In a Zoom press conference with local media Tuesday afternoon, Michigan athletic director Warde Manuel argued that Ohio State should be selected for next month’s College Football Playoff.

The Buckeyes’ chances for selection received a blow Tuesday morning, when it was announced that their game against Michigan was canceled due to a COVID-19 outbreak in the Wolverines’ program. Ohio State is 5-0 and in first place in the Big Ten East, with the tiebreaker over second-place Indiana, who is 6-1. However, the Big Ten rules established when the conference announced its return to play state that a team must play at least six games in order to be eligible for the Conference Championship Game. As a result of Saturday’s game against Michigan being canceled, the Buckeyes no longer meet this criterion, meaning they would have to play Iowa — the Big Ten West’s second-place team — during the conference’s “Championship Week.”

And while Ohio State was still ranked fourth in last week’s College Football Playoff rankings, conference titles are an official part of the CFP committee’s decision-making process.

“I just want to make it clear, I think Ohio State is one of the top four teams in this country,” Manuel said Tuesday. “(It) deserves the opportunity in the conversation about their success this season and would be a great representative to the College Football Playoff if they are chosen. So for me, that’s where I stand.”

In order to bolster the Buckeyes’ chances, Manuel, other Big Ten athletic directors and conference commissioner Kevin Warren have discussed multiple possible alterations to the final two weeks of the season.

“We made decisions, months ago now, about six out of eight games as a requirement to play in the Big Ten Championship Game) not knowing where this pandemic would take us,” Manuel said. “We were all hoping to play all eight games.”

As COVID-19 cases spike around the country, that hasn’t happened. 122 FBS games have been canceled this season. In the Big Ten, only four teams have yet to have a game canceled. At least three will play five or fewer.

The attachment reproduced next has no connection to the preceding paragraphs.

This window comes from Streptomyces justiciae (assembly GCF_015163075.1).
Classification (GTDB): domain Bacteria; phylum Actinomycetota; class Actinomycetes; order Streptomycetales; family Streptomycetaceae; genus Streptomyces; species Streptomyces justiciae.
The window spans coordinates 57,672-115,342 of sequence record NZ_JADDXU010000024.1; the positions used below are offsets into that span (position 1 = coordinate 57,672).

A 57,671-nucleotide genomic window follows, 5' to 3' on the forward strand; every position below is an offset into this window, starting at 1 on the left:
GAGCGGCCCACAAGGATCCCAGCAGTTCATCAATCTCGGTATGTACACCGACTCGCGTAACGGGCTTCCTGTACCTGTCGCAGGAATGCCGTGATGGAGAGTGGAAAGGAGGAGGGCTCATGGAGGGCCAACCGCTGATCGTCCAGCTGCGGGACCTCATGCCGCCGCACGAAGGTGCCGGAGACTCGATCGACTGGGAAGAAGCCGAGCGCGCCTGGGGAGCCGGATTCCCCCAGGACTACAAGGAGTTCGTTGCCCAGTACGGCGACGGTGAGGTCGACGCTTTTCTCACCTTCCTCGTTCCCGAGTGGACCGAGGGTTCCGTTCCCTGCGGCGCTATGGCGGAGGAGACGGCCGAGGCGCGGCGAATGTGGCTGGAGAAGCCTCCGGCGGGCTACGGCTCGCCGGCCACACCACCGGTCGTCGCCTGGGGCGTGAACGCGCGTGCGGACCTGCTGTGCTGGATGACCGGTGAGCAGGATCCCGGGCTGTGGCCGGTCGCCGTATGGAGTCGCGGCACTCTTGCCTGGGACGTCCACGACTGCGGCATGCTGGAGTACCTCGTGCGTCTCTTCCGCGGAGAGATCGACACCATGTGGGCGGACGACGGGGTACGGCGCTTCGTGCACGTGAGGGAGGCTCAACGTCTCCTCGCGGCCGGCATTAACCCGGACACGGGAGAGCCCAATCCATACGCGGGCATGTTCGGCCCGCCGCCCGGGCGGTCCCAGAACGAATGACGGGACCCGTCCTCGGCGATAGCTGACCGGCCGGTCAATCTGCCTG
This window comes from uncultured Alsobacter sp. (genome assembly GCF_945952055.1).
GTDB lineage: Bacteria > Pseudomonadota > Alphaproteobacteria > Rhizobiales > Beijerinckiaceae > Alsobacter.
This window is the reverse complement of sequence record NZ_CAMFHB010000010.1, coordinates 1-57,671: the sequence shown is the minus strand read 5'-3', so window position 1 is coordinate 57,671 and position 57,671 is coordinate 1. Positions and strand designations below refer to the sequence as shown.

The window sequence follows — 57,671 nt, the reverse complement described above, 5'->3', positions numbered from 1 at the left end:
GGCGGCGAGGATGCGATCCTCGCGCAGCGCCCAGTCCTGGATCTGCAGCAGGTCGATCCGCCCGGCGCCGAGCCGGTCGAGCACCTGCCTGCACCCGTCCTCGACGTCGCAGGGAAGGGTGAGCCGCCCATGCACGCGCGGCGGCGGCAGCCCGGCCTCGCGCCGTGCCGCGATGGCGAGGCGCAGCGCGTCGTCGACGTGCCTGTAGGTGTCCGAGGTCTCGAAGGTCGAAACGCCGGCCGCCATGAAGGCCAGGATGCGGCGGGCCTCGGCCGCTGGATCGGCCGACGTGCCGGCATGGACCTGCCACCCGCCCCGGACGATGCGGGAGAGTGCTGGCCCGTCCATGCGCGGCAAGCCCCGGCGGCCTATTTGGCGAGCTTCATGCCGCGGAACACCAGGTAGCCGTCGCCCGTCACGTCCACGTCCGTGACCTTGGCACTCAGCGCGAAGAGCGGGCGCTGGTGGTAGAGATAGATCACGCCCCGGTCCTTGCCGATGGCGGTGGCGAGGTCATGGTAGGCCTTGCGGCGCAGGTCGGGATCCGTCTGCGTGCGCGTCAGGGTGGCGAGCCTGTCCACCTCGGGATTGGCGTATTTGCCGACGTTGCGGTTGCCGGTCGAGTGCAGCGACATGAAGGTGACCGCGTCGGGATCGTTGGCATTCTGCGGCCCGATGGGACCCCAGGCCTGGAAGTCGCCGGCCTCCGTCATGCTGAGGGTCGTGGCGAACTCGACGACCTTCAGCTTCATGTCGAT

“I don’t believe that anybody, Ohio State or any other team, should just be punished by decisions we made by looking at eight games and saying play six, not knowing the effects of what (would happen),” Manuel said. “So I would be open and I think the conference would be open to having a discussion about whether or not we will make adjustments, whether or not schedules will be adjusted to get Ohio State to play enough games with six or play in the championship with five. I don’t think we should just hunker down. … (These are) unprecedented times for everybody, and we need to make sure that we are flexible and able to move and make decisions based on the data that we have.”

Meanwhile, Michigan coach Jim Harbaugh remained mum when asked the same question.

“There’ll be more decisions made, and we’ll continue to follow those decisions, what’s in the best interests of the health and safety of our players,” Harbaugh said.

The two possible ways for Ohio State to qualify for the Conference Championship Game would be removing the six-game requirement or scheduling another game for them this weekend, Dec. 12. As of Tuesday evening, no other Big Ten games have been canceled for this week. 

However, Purdue canceled practice Tuesday due to COVID-19 concerns. The Boilermakers are scheduled to play Indiana this weekend, setting up the potential for a rematch between the Hoosiers and Buckeyes to determine the division if that game is canceled.

While college football games are notorious for being scheduled years in advance, multiple games around the country have been scheduled on less than a week’s notice this season in order to mitigate the impacts of COVID-19 cancellations.

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